- Project profitability tracking
- Inventory tracking
- Comprehensive reporting
The final QuickBooks Online plan, Advanced, is the most comprehensive of all the web-based versions of QuickBooks. This plan includes all of the features of the first three plans as well as:
- Most powerful reporting
- Up to three accounts for business accountants
- Unlimited chart of accounts entries
- Unlimited tracked classes and locations
- Import and send batch invoices
- Business analytics and insights
- Customizable access by role
- Dedicated QuickBooks account manager
- On-demand online training
- Enhanced custom fields
- Simplified bill payments
- Workflow management
- Batch transactions
- Google Sheets
- Revenue stream
Between the four plan offerings, QuickBooks Online can manage a wide variety of bookkeeping and accounting processes. This being said, however, it does not include the granular, truly exhaustive features of NetSuite ERP. In this way, you can see how QuickBooks Online is much more suited for the everyday business owner.
An example of a QuickBooks Online dashboard. Image source: QuickBooks.
NetSuite vs. QuickBooks: Pricing
Although NetSuite and QuickBooks have the same overall functionality and purpose, when it comes to their features, NetSuite ERP offers enterprise-level tools that extend beyond the reach of QuickBooks Online.
Likewise, when comparing NetSuite vs. QuickBooks in terms of pricing, the two largely differ.
NetSuite ERP Pricing
Like many enterprise-level business solutions, NetSuite operates on a customized pricing system. This means, instead of listing pricing out on their website, you have to contact NetSuite directly and work with them to come up with a plan (and price) that works for your business.
With this in mind then, the cost of your NetSuite ERP software will largely depend on the size of your business, the features you need, whether you’re bundling different products, how many users you need, and more.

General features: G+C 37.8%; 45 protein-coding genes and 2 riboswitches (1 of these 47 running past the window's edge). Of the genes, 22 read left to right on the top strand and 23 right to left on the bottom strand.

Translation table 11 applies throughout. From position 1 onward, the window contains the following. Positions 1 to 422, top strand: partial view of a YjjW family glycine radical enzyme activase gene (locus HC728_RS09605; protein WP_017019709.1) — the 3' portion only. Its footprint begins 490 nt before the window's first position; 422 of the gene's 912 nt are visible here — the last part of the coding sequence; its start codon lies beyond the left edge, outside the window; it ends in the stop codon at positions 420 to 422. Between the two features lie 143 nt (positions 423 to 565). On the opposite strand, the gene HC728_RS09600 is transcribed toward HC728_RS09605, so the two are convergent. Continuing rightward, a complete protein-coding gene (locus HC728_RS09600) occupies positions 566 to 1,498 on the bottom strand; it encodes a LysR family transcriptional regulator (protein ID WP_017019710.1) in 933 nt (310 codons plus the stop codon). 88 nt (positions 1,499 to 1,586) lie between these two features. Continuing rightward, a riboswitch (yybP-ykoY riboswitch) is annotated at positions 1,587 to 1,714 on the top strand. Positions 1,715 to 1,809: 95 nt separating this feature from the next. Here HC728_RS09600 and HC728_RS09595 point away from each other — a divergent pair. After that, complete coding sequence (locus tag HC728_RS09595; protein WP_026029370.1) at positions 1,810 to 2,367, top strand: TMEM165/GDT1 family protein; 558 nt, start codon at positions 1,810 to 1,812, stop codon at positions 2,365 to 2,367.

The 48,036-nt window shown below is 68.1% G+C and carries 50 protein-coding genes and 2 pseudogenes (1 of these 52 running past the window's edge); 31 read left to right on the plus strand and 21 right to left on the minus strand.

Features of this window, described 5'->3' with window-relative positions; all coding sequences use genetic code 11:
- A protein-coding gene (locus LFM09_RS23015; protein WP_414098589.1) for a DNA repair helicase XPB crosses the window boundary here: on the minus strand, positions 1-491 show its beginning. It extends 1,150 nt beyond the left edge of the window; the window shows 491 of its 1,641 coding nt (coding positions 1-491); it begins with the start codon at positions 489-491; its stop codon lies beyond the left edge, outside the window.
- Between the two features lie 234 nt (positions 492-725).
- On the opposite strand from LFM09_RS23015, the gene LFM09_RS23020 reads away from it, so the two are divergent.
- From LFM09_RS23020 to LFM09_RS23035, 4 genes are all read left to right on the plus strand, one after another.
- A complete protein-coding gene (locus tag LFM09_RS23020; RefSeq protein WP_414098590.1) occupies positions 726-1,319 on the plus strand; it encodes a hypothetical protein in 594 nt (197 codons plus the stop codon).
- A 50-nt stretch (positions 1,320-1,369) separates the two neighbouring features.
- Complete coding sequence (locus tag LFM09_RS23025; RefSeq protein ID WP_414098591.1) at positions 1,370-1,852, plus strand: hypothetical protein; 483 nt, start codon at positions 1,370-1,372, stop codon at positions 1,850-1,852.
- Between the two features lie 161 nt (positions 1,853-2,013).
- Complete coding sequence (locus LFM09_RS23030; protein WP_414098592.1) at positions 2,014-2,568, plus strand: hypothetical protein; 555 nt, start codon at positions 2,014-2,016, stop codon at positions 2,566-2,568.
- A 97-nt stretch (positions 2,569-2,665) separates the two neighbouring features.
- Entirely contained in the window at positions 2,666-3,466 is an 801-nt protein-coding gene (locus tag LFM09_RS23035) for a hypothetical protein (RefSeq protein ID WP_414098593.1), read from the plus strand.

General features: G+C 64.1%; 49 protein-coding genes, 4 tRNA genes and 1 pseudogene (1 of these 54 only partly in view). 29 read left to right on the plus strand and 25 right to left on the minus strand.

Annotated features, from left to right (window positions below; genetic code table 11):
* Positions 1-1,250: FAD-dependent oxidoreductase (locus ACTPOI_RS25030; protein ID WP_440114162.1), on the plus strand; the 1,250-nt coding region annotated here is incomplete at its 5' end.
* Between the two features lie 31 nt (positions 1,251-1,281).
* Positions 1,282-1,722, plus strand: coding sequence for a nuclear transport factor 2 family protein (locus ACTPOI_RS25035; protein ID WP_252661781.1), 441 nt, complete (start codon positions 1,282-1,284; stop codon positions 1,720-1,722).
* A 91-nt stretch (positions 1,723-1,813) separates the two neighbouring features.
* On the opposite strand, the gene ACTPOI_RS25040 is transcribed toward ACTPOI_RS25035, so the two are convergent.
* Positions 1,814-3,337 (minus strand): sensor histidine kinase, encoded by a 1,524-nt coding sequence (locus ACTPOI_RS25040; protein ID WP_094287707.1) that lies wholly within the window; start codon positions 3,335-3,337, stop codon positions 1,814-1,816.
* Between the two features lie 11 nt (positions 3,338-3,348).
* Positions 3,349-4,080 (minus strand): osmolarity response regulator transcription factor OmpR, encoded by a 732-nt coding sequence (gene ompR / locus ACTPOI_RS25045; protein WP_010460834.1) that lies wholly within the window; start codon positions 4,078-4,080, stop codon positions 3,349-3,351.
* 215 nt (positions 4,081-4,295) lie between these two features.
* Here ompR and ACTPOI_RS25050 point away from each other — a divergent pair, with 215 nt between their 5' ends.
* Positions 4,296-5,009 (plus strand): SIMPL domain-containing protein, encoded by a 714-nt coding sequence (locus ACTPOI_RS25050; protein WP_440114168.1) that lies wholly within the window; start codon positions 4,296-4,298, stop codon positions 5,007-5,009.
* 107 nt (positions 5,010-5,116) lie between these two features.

Although there is no way to definitively say how much NetSuite will cost without working with them to get a quote, various online reviews put their pricing at nearly $1,000 per month.
QuickBooks Online Pricing
With QuickBooks Online, on the other hand, pricing is much more straightforward. QuickBooks prices their software on a monthly subscription basis according to the plan you choose:
- Simple Start: $25 per month
- Essentials: $40 per month
- Plus: $70 per month
- Advanced: $150 per month
Although these will be the basic costs of QuickBooks Online, QuickBooks also offers paid add-ons—QuickBooks Payroll, Tsheets, and more—that you can integrate for additional monthly costs.
Ultimately, even though the QuickBooks Online Advanced plan is often considered expensive for small business accounting software, any of the four QuickBooks Online plans is going to be much more affordable for the majority of small businesses in comparison to NetSuite ERP.
NetSuite vs. QuickBooks: How They Compare
Based on the information we’ve reviewed so far, you should have a sense of how NetSuite vs. QuickBooks compare to one another. At the end of the day, despite some surface similarities, NetSuite ERP and QuickBooks Online are designed for different types of customers. Let’s break it down:
NetSuite ERP Benefits